Cash flow is vital for any business. As a rule, strong cash flow indicates the success of an operation. According to the statistics, in 82% of cases, businesses fail because of bad cash flow management. The statistics are staggering; from it, we can see that the majority of businesses lack an understanding of why it’s important to manage cash flows.

Understanding this is important because otherwise, you risk making wrong, non-informed financial decisions. Ultimately, cash flow is the reason why many businesses fail, and you don’t want to be among them, do you?

As a small business owner, your job is to keep continuous liquidity to make a good use case for potential lenders. Today, we will help you make informed decisions when managing your cash flows with our guide to cash flow for SME.

What is Cash Flow?

Cash flow is your revenue after you pay off your daily expenses. This is cash that you can use for handling business debts. Lenders consider cash flow when reviewing your loan application. Cash flow indicates a business’s ability to repay debt, including its capital, collateral, and creditworthiness.

In other words, to calculate cash flow, first, you need to divide net income by net loss. Then, divide depreciation by amortization and add up both numbers. Finally, add interest paid on debts to the resulting number, and you will get your cash flow.

In practice, you should hire an accountant who will keep financial records reflecting the current status of your business finances. However, if lenders find out that your real financial status differs from what you indicated in the records, your loan application will likely be rejected.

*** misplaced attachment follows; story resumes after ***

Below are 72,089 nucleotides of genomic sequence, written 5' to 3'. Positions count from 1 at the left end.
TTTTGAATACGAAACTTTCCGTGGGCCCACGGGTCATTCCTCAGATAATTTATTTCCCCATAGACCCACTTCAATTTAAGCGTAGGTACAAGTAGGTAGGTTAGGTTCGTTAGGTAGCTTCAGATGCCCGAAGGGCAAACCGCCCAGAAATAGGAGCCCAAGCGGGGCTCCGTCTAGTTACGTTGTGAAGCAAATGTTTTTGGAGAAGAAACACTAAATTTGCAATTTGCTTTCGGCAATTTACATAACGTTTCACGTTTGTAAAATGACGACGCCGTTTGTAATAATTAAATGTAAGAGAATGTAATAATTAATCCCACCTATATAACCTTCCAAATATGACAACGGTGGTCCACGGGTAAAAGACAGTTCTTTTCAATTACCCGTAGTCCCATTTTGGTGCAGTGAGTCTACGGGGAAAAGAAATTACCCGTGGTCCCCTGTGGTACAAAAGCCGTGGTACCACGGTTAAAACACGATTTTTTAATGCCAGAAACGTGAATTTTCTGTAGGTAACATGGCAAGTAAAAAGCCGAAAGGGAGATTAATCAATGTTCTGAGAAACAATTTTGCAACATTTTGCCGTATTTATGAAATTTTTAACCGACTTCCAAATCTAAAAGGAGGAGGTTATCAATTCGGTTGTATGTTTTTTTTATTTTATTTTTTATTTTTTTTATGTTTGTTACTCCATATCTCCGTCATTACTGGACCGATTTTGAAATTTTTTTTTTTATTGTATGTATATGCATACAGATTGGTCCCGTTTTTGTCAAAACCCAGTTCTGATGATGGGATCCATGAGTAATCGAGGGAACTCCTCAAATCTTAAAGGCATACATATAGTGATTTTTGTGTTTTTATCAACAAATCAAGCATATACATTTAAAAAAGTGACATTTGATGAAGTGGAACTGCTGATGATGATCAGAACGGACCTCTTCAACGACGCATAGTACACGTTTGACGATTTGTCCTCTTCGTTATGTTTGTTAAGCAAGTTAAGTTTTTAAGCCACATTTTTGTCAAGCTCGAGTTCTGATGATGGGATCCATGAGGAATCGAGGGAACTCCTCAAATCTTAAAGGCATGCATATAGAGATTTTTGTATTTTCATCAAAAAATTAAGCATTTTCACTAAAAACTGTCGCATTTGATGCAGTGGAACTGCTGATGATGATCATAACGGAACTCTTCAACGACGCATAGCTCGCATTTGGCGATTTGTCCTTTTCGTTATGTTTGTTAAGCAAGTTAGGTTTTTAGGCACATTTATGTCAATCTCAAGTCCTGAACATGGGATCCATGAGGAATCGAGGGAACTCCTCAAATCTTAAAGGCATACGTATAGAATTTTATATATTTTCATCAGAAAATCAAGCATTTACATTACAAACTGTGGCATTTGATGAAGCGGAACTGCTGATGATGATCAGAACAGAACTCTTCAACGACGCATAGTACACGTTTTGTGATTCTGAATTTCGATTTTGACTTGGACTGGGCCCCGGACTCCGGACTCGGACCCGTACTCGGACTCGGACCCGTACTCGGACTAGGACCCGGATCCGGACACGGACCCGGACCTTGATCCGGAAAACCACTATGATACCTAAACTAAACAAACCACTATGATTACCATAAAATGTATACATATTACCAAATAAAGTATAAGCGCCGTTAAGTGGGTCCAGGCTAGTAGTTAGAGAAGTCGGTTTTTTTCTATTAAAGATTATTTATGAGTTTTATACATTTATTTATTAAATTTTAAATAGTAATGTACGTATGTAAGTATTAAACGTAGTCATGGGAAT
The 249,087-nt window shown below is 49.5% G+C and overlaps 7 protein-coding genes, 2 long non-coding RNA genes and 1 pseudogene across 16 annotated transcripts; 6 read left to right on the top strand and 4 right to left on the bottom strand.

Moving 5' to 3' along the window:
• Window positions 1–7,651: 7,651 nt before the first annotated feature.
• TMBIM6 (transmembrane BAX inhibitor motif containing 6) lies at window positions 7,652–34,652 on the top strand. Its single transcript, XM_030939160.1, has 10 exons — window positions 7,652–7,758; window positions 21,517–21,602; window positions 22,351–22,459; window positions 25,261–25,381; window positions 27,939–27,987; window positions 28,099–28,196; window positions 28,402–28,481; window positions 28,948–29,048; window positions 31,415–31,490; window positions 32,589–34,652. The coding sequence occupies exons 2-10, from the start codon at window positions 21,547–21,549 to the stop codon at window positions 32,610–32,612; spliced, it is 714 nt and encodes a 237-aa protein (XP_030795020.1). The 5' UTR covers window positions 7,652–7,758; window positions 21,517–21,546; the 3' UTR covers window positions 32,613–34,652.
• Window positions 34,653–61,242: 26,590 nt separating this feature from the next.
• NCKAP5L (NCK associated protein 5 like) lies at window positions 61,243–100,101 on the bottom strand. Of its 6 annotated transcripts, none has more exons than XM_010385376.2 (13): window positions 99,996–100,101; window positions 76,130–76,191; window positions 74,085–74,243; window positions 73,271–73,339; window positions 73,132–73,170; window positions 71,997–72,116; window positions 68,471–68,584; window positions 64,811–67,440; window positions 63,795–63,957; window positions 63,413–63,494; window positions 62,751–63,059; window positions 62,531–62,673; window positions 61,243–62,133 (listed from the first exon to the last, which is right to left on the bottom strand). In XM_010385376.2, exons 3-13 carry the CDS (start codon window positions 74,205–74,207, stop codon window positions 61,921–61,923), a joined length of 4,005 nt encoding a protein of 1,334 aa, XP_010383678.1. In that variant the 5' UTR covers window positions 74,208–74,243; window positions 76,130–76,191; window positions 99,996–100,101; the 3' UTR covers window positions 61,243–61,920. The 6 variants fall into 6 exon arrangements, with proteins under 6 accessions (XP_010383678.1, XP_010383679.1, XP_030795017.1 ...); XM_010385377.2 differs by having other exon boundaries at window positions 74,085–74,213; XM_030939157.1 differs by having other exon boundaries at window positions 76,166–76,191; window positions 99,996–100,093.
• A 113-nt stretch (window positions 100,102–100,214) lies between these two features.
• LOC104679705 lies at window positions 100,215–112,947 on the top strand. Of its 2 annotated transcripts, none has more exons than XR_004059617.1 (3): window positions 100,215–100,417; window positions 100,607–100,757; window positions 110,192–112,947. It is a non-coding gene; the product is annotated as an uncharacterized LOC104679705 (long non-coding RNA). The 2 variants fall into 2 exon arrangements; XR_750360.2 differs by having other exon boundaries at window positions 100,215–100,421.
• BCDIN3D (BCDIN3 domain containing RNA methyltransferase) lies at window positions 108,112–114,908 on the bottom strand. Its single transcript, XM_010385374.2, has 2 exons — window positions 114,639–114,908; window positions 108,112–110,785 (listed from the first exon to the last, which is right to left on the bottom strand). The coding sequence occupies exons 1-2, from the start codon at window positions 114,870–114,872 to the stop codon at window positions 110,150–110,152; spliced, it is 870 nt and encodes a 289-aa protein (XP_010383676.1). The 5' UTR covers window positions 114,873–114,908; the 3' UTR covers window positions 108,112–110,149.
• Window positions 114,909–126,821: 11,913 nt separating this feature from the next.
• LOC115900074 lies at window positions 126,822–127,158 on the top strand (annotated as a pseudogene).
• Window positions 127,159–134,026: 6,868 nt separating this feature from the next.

What if Cash Flow Turns Negative?

If your cash flow calculations return you a negative value, that may mean you are no longer able to take care of your immediate financial needs. One of the most likely reasons for having negative cash flow is payables exceeding receivables. In turn, low receivables may be the result of low sales and past-due invoice payments.

To get out of this, manage expenses, maximize margins, and build a steady customer base to ensure you have a positive cash flow balance. Another tip is to reconsider your payment terms. For instance, you may request your customers to make payments within 30 days and ask your vendors to give you 45–60 days to make invoice payments. This way, you will recover your receivables and have enough time to pay invoices. And, most importantly, you move past the situation in which you had to apply for a working capital loan that only added the interest to your payables.

Alternatively, you may be dealing with low sales and consequently low receivables per se. If this is the case, it’s advisable to apply for a loan, but check your interest rates beforehand. You may use credit cards to cover regular expenses; at any rate, the credit should be paid as early as possible so that you won’t accumulate it as debt.

How to Improve Cash Flow at Each Stage of your Financial History

The historical data on your cash flow reflects the current and future state of your business. And if you apply for a loan to expand your business, the lender will consider your past cash flow to see if you are able to repay the debt. In general, there are three ways in which you can improve your cash flow situation.